However it does take a little bit more planning and preparation and time. With an online job application, you tailor your resume and a cover letter and send it off and you’re done. It’s frankly fairly easy, but at the same time there is very little feedback and you have no idea when you’re going to hear back from them. On the contrary if you’re talking to a real person and particularly someone that you know, then I think you’re much more likely to have a direct introduction to someone that can get you hired or at least some sort of immediate feedback. As a new college graduate, people don’t really expect you to have a whole lot on your resume. So trying to tailor that for every single job application will be far less effective than networking.

KS: One person asked what were the most useful classes you took at UCSD for going into data science?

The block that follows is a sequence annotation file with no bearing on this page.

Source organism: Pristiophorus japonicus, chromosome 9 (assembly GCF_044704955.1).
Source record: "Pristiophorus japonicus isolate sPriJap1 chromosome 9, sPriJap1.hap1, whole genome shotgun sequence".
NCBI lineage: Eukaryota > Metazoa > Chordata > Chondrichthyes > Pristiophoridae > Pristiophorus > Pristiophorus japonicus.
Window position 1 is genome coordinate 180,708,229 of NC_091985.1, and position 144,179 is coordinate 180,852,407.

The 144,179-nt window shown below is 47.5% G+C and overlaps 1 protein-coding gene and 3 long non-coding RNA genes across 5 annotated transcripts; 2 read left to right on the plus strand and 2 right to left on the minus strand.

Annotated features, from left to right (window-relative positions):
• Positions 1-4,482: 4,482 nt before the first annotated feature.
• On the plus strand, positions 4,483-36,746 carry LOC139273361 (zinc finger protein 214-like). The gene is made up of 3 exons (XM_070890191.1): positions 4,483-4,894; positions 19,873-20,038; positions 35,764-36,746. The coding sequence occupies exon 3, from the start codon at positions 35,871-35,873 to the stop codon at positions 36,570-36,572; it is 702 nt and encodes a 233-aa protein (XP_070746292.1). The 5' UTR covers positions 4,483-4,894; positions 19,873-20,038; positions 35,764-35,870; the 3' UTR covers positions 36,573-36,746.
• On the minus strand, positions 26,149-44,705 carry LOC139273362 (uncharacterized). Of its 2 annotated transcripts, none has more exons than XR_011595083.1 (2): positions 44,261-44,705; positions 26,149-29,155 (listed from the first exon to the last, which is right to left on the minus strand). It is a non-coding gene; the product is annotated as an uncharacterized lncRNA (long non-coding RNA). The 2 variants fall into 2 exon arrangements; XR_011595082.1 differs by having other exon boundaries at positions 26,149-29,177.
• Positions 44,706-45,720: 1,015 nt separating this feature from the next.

AL: Before I answer that, I’ll say that one of my regrets in college was not taking more classes outside of data science, machine learning, and cognitive science. College is a time to explore and to learn new things and when you branch out of your particular domain you learn new ways of thinking and solving problems. And that was something that I didn’t realize when I was signing up for classes. And so I ignored uh beautiful classes in anthropology and history and computer science. Even I wasn’t a computer science major. If you’re a computer science major then maybe it would be cognitive science or something. Um But uh what I I wouldn’t get too hung up on taking specific technical classes in college, there’s always going to be more technical skills that you can learn on the job or through other experiences. Uh That being said some of the ones that I really enjoyed the COGS 118 series. Um I really enjoyed Professor De Sa, She was a great teacher. Um I really enjoyed I already mentioned this earlier but Leon Bergen’s linguistics, natural language processing class. He did a really excellent job of explaining the mathematics behind um you know, LSTMs and recurrent neural networks. And at the very end of the quarter we even got into transformers which if you’re familiar with, that was something relatively new at that time. And so that was exciting to be learning about something extremely cutting edge right there in class and in particular like the mathematics behind it. Um Let’s see, I took a critical gender studies class on race, gender and AI um which was a really transformational class for me, it really pushed me to question a lot of the things that we learn as engineers, like asking why we’re implementing something and what are the consequences if we implement this? Which I think aren’t questions that engineers ask often enough. Um So I wouldn’t shy away at all from the humanities, particularly if it has um maybe more technical bend to it. Um I think that maybe like the sociology class or the sociology department or something like that probably has a couple classes on like society and technology. I think that would um uh push you to think about technology and new and different ways. I still talk about that critical gender studies class to um interviewers and stuff. Um People people like seeing when you branch out uh and think about your domain in new in different ways. Let’s see it. Um Math 181 um I think was like the mathematical statistics series that was a super useful um set of classes to take if you’re interested in basically understanding how like neural networks work. Um It covers mostly like regressions and things like that, but neural networks are fancy regressions, um, and having a good foundation in linear regressions and things like that will be another tool to add to your toolbox so that when it comes time to apply some of these skills, you’ll be able to know when it’s going to be perfectly okay to have a logistic regression versus uh, 10 layer neural network. Um, and your boss will appreciate it. If you can choose a solution that requires less money and less time is more interpret herbal. Um, let’s see. Let’s see COGS 118 math, 181. If, if you find a grad course that you’re interested in sign up for it. Um, even if you get like a B or maybe even a C. Um, it will put you in a new environment that will completely change uh, the flow that you’re used to an undergraduate. Um, I took a couple cognitive science graduate courses and they’re very small. Um 10-15 people. Most of the work is not necessarily application but it was more um revolving around research and reading papers and that sort of thing. Um Which uh I I found very useful. Um So if if you get a chance um you can sign up for definitely some of the colleagues graduate classes as an undergraduate you do need approval. I’m not sure if you can take any of the math graduate courses or the C. S. Graduate courses. I think the CS graduate courses you can but um both of those would be good areas to look into if you’re looking for an extra challenge but in a smaller group setting. Yeah. I don’t know I think I think the classes really don’t matter that much.